A warm Wellcome to a warming planet

Jeremy Farrar, Director of The Wellcome Trust
Jeremy Farrar, Director of The Wellcome Trust

First things first, I’m a fan of the Wellcome Trust. It’s the second largest non-governmental funder of medical research on the planet and it has helped achieve some incredible things. To name a few: it co-founded the Human Genome Project; it was at the forefront of the fight against Ebola; it was instrumental in early treatments of leukaemia; it is a champion of open access to academic knowledge and it’s funding research to tackle drug resistant infections before they become the next health crisis. But we have to ask ourselves…so what?

What use is all the good that The Wellcome Trust does when it has around £450m invested in fossil fuel companies and wants to keep it there? The Trust recently rejected the Guardian’s call to divest from fossil fuels, despite the more than 144,000 people signing the petition calling for them to do so. The Wellcome Trust’s director Jeremy Farrar has offered the following words explaining his actions:

“Carbon emissions are driven by both supply and demand: it makes no sense to devote attention purely to one side of this equation.

This maximises our influence as investors. We understand the attraction of the grand gesture for which the Guardian is calling, but such a gesture can be made only once. By maintaining our positions, we meet boards again and again, supporting their best environmental initiatives and challenging their worst. We would not be able to have the frank discussions we require if we published details, but we are confident that our engagement has impact. Were we to sell our holdings, it is unlikely that the buyers would exert the same influence. But when we are not satisfied that a company is engaging with our concerns, we are perfectly prepared to sell.

This strategy recognises the unavoidable fact that fossil fuels are essential to the economy, life and health, and will remain so for decades under any conceivable scenario. This is especially true in low and middle income countries, where growth is the best guarantor of better health. What is critical is to move away from the most carbon-intense fossil fuels towards those with lighter carbon footprints, and towards renewables and nuclear energy. Some fossil fuel companies – though by no means all of them – are playing important roles in this transition, for example by investing heavily in natural gas and carbon capture and storage. Some also champion carbon pricing, and already use carbon prices internally in assessing investment projects

http://www.theguardian.com/commentisfree/2015/mar/25/wellcome-trust-fossil-fuel-divestment-not-way-reduce-carbon-emissions

By refusing to divest, the Wellcome Trust is condoning the practices of fossil fuel companies and most shockingly undermining its central mission, “to improve health by supporting bright minds in science, the humanities and social sciences, and public engagement.” Simply put, climate change will negatively affect the health of millions of people and health professionals should take notice. The Wellcome Trust is a medical research charity which funds research to improve human health but is investing in companies whose principal activities undermine human health in the most fundamental ways possible – by making the planet we live on drier, deadlier and more disease-ridden.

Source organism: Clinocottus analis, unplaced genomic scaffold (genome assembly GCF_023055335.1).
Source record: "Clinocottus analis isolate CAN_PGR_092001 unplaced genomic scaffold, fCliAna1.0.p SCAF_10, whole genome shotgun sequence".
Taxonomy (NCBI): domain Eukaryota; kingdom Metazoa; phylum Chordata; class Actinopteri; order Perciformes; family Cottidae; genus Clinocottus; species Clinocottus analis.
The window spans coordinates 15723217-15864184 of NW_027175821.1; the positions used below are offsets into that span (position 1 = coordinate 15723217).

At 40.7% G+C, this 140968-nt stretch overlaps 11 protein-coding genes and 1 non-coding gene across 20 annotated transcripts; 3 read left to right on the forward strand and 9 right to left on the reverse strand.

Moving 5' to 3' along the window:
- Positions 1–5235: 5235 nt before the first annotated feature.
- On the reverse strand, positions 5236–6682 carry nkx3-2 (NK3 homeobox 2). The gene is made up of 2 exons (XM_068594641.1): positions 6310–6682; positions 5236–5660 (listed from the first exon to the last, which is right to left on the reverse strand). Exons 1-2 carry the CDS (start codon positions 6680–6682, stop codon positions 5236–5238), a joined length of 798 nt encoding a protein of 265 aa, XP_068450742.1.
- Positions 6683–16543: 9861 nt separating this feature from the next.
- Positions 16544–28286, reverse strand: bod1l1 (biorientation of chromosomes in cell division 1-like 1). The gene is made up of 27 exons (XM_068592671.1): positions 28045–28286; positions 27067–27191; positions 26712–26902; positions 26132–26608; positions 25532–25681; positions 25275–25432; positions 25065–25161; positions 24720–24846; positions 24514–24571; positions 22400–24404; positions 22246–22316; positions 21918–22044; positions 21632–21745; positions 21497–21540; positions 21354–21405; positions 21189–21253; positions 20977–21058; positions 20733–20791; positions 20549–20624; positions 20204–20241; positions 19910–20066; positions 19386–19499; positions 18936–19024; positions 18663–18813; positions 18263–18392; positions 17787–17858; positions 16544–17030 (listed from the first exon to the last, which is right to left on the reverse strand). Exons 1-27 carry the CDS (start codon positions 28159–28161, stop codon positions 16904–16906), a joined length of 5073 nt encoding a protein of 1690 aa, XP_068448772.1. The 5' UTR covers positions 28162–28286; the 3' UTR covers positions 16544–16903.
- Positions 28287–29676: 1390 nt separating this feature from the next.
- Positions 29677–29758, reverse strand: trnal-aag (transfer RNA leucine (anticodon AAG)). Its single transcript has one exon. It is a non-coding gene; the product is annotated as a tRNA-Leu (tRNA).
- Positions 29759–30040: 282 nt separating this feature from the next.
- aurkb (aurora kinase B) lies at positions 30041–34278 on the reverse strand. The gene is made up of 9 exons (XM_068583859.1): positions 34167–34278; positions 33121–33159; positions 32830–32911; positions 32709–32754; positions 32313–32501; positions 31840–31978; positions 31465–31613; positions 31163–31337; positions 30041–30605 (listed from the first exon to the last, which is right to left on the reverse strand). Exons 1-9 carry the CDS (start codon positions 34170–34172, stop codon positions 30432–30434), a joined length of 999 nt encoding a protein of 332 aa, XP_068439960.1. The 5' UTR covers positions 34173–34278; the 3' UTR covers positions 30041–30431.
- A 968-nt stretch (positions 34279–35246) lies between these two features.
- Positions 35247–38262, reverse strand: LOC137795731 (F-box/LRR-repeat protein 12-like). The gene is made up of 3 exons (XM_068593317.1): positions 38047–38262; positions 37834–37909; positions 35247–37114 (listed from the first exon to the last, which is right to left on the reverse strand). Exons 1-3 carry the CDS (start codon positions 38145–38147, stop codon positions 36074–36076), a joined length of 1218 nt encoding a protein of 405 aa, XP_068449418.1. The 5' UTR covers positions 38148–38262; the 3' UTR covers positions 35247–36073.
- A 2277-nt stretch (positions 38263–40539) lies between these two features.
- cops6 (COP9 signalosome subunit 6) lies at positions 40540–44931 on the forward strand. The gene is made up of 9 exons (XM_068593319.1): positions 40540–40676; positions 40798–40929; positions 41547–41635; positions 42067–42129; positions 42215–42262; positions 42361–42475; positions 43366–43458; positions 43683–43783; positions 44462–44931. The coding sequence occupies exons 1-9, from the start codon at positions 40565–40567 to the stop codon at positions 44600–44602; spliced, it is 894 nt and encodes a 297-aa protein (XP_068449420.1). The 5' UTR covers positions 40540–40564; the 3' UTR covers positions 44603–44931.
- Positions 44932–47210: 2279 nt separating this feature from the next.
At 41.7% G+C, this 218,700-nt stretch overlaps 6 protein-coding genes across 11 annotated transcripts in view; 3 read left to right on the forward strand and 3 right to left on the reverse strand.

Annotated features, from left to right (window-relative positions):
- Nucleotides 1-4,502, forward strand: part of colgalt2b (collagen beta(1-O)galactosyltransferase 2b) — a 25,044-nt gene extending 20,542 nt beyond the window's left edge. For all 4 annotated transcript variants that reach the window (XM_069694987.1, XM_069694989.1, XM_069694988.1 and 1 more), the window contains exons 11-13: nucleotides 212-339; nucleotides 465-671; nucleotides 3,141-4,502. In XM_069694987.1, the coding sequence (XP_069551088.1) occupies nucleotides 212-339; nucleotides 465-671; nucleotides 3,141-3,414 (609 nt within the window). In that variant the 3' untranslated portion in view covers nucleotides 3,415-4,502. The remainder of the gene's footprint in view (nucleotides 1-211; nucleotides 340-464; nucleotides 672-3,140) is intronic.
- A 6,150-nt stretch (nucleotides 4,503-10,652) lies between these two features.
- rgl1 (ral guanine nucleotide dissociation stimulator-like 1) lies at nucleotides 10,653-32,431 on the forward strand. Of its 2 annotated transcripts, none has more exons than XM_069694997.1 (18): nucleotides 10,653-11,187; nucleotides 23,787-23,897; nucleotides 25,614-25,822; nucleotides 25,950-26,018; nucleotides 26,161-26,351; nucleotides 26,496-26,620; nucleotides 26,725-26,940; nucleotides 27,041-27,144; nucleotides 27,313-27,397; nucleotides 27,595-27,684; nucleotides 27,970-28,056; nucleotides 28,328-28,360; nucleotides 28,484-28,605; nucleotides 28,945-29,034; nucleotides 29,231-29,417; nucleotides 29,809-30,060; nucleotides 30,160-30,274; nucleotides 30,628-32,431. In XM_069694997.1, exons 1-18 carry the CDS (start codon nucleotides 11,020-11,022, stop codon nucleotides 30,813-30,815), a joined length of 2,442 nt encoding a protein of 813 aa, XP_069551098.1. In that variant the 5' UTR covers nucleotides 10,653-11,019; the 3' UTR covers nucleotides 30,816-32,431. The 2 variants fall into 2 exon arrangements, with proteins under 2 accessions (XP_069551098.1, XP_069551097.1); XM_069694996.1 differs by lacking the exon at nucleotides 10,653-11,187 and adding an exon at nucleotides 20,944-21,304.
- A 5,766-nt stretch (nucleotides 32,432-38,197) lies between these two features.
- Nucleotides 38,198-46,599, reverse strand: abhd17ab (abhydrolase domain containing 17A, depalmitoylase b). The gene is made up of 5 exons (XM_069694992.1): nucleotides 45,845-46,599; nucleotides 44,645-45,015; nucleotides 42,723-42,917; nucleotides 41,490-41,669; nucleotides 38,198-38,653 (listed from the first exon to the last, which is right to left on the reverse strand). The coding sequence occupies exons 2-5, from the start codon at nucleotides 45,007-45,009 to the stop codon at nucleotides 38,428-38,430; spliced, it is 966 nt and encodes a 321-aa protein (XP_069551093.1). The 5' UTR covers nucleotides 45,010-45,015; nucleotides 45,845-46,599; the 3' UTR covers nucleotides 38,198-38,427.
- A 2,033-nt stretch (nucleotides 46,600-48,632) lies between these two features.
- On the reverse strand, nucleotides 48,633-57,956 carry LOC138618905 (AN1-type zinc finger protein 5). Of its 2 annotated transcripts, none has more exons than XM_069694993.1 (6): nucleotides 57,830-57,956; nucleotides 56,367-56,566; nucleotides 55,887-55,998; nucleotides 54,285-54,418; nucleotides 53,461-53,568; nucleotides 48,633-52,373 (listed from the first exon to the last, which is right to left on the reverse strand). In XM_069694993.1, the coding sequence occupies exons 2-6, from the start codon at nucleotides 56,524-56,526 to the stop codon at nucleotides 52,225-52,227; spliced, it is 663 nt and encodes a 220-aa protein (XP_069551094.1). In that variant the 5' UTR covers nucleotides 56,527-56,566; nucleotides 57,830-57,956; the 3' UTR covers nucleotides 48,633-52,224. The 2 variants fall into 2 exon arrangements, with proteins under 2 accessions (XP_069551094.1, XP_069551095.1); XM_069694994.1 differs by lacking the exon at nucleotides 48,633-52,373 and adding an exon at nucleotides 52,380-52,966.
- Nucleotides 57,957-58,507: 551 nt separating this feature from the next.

When 80% of known fossil fuel reserves have to stay in the ground to avoid catastrophic climate change, the fossil fuel industry’s response has been to lobby harder, dig deeper and pretend this doesn’t affect them. Wellcome’s disappointing reply, that they will divest from companies individually if they ‘don’t meet their environmental standards’ begs the question – what can their environmental standards possibly be!?

Mr Farrar speaks of shareholder engagement as the more prudent path forward but what evidence can he offer to reassure us? The Rockefellers tried for ten years to convince ExxonMmobile to change their ways, stop funding climate deniers and take the issue seriously and they failed. The leadership of Exxon wouldn’t budge. In the end, the first family of oil wealth has divested from fossil fuel companies. The process Mr. Farrar describes above is nebulous, time-consuming and almost proven to fail. Even when a fossil fuel company agrees to change its behaviour, what mechanism is there to actually force them to do so? Months after Shell backs a shareholder resolution to address the impacts of climate change, it restarts its foolhardy and reckless endeavor to carve up the Arctic searching for oil. The track record for shareholder resolutions is too flimsy to trust with the fate of the world.

Climate change is the human rights challenge of our time. If our charitable trusts, our educational, faith and public institutions aren’t prepared to put their foot down, to stand on the side of people and planet – what chance do we have?

Well, we’re not sitting this one out. We’re taking matters into our own hands.

On 18th April, Divest London will hold a giant oil-slick flashmob outside The Wellcome Trust – and WE NEED YOU THERE!!!

If you are interested, please join the event! Come dressed in black from head to toe. Bring a small sign explaining why you are ‘dying’ for divestment. At 12 o’clock sharp listen for the whistle. 

The only planet we have is burning. Asking our leading institutions for ‘grand gestures’ – and real leadership – doesn’t seem unreasonable. It’s the only reasonable thing to do.

Let’s remind the Wellcome Trust leadership where its priorities lie.

See you on the 18th.

Gabriel Davalos (Divest London)

PS – in the meantime, feel free to send an encouraging tweet to The Wellcome Trust!

 

Tweet about this on TwitterShare on FacebookShare on Google+Print this page

Leave a Reply

Your email address will not be published. Required fields are marked *